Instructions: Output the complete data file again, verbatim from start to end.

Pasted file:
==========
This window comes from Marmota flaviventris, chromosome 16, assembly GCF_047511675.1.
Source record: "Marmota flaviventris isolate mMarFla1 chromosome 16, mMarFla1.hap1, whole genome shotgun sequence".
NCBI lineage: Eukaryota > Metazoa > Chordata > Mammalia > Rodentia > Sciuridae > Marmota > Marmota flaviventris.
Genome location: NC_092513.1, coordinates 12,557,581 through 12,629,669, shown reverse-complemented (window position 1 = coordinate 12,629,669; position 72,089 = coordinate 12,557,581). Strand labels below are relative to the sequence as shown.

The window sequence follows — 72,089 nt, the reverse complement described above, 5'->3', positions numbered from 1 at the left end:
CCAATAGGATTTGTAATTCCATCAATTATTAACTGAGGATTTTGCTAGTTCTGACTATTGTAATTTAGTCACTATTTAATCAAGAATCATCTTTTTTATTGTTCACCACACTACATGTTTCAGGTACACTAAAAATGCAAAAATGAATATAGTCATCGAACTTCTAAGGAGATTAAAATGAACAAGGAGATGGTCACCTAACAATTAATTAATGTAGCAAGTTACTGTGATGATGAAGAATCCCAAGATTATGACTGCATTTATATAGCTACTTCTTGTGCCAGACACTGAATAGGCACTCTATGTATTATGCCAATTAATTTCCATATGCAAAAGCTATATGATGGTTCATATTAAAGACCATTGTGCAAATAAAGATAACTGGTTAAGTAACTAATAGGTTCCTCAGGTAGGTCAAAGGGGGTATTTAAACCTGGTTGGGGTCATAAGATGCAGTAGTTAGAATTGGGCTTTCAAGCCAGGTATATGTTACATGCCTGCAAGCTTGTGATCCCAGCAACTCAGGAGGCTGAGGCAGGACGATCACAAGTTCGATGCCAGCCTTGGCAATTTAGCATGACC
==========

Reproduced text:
This window comes from Marmota flaviventris, chromosome 16, assembly GCF_047511675.1.
Source record: "Marmota flaviventris isolate mMarFla1 chromosome 16, mMarFla1.hap1, whole genome shotgun sequence".
NCBI lineage: Eukaryota > Metazoa > Chordata > Mammalia > Rodentia > Sciuridae > Marmota > Marmota flaviventris.
Genome location: NC_092513.1, coordinates 12,557,581 through 12,629,669, shown reverse-complemented (window position 1 = coordinate 12,629,669; position 72,089 = coordinate 12,557,581). Strand labels below are relative to the sequence as shown.

The window sequence follows — 72,089 nt, the reverse complement described above, 5'->3', positions numbered from 1 at the left end:
CCAATAGGATTTGTAATTCCATCAATTATTAACTGAGGATTTTGCTAGTTCTGACTATTGTAATTTAGTCACTATTTAATCAAGAATCATCTTTTTTATTGTTCACCACACTACATGTTTCAGGTACACTAAAAATGCAAAAATGAATATAGTCATCGAACTTCTAAGGAGATTAAAATGAACAAGGAGATGGTCACCTAACAATTAATTAATGTAGCAAGTTACTGTGATGATGAAGAATCCCAAGATTATGACTGCATTTATATAGCTACTTCTTGTGCCAGACACTGAATAGGCACTCTATGTATTATGCCAATTAATTTCCATATGCAAAAGCTATATGATGGTTCATATTAAAGACCATTGTGCAAATAAAGATAACTGGTTAAGTAACTAATAGGTTCCTCAGGTAGGTCAAAGGGGGTATTTAAACCTGGTTGGGGTCATAAGATGCAGTAGTTAGAATTGGGCTTTCAAGCCAGGTATATGTTACATGCCTGCAAGCTTGTGATCCCAGCAACTCAGGAGGCTGAGGCAGGACGATCACAAGTTCGATGCCAGCCTTGGCAATTTAGCATGACC